Right from start-up, the exhaust lets you know that something lurks within, with a deep, chesty baritone rumble spiking your neck hairs. Deep, comfortable buckets hold you snugly, while the six-speed manual shifter and pedals are well positioned.

The Commodore actually does a great job of shrinking around its occupants, seldom feeling unwieldy and wide. It also feels smaller under your right foot, with the shorter final drive ratio sharpening throttle response notably.

Holden has delivered the quintessential four-door sports sedan.

Despite the slightly softer shock tune, the large 20-inch rims and narrow-section tyres on the Redline can feel fidgety over surfaces that are less than perfect, which takes the edge off the car's cross-country ability.

It's only a minor criticism, though; with the addition of the LS3 engine, Holden has delivered the quintessential four-door sports sedan that feels like it's made for Australia.


Holden's Commodore flagship is rated at a maximum of five stars by ANCAP.

It misses out on AEB, but it does have forward collision alert and lane departure warning.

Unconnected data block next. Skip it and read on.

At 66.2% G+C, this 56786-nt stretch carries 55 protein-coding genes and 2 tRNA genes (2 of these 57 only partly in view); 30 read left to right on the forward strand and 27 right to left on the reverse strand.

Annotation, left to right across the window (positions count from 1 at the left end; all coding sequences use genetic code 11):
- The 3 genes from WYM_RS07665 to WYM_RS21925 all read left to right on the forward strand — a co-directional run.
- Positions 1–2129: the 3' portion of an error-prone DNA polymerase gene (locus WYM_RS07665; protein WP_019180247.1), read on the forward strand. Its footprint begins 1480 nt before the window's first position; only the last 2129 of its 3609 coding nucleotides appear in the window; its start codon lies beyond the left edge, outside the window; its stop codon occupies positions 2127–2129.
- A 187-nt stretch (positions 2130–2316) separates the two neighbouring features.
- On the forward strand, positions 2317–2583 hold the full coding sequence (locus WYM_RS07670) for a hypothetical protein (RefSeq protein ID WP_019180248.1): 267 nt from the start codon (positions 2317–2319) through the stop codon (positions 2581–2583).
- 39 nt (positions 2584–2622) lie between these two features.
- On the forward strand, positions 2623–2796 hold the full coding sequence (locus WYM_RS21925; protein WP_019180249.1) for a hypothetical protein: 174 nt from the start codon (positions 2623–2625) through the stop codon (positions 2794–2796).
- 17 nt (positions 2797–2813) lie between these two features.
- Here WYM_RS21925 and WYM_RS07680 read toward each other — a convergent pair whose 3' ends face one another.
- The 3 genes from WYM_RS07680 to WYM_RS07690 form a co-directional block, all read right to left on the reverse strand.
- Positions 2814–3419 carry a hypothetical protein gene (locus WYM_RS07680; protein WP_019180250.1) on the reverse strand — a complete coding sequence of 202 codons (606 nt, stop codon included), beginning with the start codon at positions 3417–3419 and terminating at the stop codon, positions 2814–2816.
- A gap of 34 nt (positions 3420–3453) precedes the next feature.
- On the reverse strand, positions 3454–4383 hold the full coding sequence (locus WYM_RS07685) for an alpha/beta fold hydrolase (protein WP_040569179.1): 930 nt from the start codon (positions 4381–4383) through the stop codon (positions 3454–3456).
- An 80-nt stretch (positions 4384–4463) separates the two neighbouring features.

The Commodore is available with a lifetime capped price service program that allows an owner to review the price of a forthcoming service, no matter the age of the car.

A quick check of the cost of a 100,000km service for the SS-V Redline revealed that servicing at every 15,000km up to 60,000km will cost $239 per service, while subsequent services to 105,000km will cost $299.

Holden offers a three-year, 100,000km warranty as standard.


Nowhere else can you get the combination of raw muscle, interior size, terrific interior and all-round ability that the Commodore SS V Redline provides for the asking price.

Is this the last Commodore? No; Holden is committed to carrying the nameplate into the future. Is it the last Australian-made Commodore? Holden is noncommittal about the future of further special editions, but given that the end of production is still a year hence, we'd wager that one or two more specials may escape the factory.

This one, though, is worth considering, even if it's just for a few years. It may have taken 36 years, but the Commodore has finally come of age.

Do you agree that this the best Commodore yet? Let us know your thoughts in the comments below.

Click here to see more 2016 Holden Commodore SS-V Redline pricing and spec info.


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Tim Robson
Contributing Journalist